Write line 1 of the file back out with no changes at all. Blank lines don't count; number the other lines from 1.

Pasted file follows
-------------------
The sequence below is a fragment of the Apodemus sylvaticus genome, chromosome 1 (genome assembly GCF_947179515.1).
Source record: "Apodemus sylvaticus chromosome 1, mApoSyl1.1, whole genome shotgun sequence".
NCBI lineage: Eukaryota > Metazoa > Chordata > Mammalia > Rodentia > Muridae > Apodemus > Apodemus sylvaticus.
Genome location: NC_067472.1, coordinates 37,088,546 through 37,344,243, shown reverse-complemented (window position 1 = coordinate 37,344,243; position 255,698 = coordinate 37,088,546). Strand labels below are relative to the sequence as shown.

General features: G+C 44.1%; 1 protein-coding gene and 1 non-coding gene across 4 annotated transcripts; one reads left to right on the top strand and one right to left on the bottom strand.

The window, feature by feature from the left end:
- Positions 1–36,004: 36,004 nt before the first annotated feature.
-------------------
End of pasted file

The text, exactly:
The sequence below is a fragment of the Apodemus sylvaticus genome, chromosome 1 (genome assembly GCF_947179515.1).